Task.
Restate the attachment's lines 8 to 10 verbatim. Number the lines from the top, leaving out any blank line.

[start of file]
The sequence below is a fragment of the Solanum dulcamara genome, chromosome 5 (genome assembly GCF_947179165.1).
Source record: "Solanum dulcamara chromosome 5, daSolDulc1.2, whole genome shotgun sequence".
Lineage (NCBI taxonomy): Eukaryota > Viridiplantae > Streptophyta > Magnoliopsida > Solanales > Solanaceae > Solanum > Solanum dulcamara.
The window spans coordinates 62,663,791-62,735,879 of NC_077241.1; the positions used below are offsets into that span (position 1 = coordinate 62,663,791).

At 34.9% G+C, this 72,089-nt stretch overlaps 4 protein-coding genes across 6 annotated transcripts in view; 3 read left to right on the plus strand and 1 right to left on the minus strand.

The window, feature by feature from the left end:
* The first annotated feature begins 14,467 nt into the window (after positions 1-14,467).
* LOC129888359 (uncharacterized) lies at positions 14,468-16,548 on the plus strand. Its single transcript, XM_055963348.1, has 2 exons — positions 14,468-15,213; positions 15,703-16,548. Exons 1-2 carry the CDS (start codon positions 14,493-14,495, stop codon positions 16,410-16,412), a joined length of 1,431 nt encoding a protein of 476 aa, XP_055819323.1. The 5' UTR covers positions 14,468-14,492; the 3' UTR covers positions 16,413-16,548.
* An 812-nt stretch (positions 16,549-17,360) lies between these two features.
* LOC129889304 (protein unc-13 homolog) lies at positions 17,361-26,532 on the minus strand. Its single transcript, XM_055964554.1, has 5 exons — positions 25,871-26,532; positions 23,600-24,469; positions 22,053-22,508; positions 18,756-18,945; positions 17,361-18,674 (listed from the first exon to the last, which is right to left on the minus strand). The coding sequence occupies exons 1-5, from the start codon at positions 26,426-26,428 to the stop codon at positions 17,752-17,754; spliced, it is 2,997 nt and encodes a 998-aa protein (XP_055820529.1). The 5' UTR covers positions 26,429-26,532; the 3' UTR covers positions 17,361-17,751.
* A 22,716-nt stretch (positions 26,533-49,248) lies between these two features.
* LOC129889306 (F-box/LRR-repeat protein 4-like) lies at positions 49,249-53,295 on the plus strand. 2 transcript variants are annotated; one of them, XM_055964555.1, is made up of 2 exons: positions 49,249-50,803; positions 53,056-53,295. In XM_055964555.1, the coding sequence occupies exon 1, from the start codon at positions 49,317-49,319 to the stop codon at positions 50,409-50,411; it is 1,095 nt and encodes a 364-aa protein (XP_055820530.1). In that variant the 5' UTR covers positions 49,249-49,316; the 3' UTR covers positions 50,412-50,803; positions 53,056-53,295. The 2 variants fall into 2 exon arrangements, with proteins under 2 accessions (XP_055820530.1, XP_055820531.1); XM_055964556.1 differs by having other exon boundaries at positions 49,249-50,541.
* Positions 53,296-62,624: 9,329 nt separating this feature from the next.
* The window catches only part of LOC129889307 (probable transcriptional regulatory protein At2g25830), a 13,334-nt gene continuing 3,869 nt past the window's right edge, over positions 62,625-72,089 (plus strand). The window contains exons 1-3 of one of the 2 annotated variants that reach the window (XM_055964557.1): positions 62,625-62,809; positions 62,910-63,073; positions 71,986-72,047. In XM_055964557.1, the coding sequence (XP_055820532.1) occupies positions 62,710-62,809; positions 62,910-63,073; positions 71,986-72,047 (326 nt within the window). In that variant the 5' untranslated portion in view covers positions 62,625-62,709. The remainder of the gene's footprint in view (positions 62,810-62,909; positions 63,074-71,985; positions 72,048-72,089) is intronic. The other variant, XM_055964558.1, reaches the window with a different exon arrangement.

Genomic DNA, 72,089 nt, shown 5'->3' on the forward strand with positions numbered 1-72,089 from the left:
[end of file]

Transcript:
* LOC129888359 (uncharacterized) lies at positions 14,468-16,548 on the plus strand. Its single transcript, XM_055963348.1, has 2 exons — positions 14,468-15,213; positions 15,703-16,548. Exons 1-2 carry the CDS (start codon positions 14,493-14,495, stop codon positions 16,410-16,412), a joined length of 1,431 nt encoding a protein of 476 aa, XP_055819323.1. The 5' UTR covers positions 14,468-14,492; the 3' UTR covers positions 16,413-16,548.
* An 812-nt stretch (positions 16,549-17,360) lies between these two features.
* LOC129889304 (protein unc-13 homolog) lies at positions 17,361-26,532 on the minus strand. Its single transcript, XM_055964554.1, has 5 exons — positions 25,871-26,532; positions 23,600-24,469; positions 22,053-22,508; positions 18,756-18,945; positions 17,361-18,674 (listed from the first exon to the last, which is right to left on the minus strand). The coding sequence occupies exons 1-5, from the start codon at positions 26,426-26,428 to the stop codon at positions 17,752-17,754; spliced, it is 2,997 nt and encodes a 998-aa protein (XP_055820529.1). The 5' UTR covers positions 26,429-26,532; the 3' UTR covers positions 17,361-17,751.